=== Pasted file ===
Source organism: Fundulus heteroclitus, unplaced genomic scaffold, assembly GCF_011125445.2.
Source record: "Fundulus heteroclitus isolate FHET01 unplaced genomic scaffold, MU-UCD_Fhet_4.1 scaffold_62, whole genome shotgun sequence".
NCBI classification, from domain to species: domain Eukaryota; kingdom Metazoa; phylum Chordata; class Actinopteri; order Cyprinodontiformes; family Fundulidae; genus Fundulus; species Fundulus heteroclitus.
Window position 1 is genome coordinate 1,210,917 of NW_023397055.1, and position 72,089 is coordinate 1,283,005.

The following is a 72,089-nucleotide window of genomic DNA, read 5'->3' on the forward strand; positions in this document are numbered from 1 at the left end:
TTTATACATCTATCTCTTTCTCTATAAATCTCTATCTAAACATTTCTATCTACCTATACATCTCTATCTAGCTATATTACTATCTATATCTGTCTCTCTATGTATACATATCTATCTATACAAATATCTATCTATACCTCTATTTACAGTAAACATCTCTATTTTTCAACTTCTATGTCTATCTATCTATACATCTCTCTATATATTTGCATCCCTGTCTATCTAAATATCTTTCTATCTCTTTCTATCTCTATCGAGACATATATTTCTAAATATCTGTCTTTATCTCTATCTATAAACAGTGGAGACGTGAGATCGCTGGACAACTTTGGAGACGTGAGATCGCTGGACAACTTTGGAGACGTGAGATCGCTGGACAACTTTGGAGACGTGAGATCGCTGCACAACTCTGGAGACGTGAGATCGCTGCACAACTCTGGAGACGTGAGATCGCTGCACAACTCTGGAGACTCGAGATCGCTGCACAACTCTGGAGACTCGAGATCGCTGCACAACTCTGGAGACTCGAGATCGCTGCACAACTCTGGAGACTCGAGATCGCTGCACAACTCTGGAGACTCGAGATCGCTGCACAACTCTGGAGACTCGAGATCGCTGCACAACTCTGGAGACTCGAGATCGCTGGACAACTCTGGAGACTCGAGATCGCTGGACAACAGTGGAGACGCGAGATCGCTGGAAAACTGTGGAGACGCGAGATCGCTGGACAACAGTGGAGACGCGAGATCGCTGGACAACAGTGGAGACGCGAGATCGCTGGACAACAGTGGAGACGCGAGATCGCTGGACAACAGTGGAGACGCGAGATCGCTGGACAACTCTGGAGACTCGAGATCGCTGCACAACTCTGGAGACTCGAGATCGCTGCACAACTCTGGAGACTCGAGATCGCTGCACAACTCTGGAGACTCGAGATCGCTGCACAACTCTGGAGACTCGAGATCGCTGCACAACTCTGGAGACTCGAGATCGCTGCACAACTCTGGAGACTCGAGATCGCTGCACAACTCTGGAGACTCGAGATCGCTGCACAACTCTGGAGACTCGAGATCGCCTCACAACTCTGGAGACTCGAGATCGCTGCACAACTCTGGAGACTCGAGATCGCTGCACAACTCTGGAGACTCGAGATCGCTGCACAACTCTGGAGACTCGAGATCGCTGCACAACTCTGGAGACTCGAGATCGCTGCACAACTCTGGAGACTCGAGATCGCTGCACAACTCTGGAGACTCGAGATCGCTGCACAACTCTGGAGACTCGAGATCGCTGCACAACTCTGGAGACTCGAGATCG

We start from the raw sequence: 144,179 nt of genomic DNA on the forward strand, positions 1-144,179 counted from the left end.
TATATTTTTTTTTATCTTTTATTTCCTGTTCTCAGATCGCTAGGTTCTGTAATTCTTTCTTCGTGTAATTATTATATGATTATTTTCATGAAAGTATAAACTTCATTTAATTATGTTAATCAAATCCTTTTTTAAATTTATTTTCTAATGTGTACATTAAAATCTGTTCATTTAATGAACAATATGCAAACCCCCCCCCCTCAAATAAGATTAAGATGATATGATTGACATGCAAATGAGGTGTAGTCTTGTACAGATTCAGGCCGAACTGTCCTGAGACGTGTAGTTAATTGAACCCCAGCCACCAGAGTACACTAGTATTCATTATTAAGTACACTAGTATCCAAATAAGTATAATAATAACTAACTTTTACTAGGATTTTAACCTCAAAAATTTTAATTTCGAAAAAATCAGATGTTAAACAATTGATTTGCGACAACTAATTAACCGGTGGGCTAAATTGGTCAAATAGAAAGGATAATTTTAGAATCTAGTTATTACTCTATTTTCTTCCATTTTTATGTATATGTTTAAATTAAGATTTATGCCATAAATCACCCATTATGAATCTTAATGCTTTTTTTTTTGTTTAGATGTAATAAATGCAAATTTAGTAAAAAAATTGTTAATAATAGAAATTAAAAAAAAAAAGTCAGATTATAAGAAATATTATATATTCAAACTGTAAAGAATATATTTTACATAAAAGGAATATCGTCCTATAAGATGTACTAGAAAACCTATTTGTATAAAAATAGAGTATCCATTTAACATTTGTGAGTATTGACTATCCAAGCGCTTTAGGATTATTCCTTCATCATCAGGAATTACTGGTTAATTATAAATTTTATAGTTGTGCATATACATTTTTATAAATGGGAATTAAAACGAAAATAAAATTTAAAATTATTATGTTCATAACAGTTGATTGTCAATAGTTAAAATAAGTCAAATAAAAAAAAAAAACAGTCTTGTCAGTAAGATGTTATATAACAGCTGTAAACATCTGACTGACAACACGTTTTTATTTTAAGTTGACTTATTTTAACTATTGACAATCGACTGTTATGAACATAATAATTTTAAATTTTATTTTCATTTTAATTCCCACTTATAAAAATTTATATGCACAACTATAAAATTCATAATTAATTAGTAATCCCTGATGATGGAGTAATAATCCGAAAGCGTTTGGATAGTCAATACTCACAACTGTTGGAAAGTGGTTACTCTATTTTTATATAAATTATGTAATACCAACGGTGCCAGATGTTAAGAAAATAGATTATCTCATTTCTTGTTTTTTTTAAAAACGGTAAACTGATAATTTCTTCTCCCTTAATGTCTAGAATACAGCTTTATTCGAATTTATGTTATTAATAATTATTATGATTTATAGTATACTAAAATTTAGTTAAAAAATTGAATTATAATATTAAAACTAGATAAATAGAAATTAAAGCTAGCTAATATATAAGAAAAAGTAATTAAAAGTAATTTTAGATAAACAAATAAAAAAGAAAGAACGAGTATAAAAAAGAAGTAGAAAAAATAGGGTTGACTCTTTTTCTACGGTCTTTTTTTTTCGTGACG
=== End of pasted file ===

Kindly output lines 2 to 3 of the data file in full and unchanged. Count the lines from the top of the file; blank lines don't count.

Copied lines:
Source record: "Fundulus heteroclitus isolate FHET01 unplaced genomic scaffold, MU-UCD_Fhet_4.1 scaffold_62, whole genome shotgun sequence".
NCBI classification, from domain to species: domain Eukaryota; kingdom Metazoa; phylum Chordata; class Actinopteri; order Cyprinodontiformes; family Fundulidae; genus Fundulus; species Fundulus heteroclitus.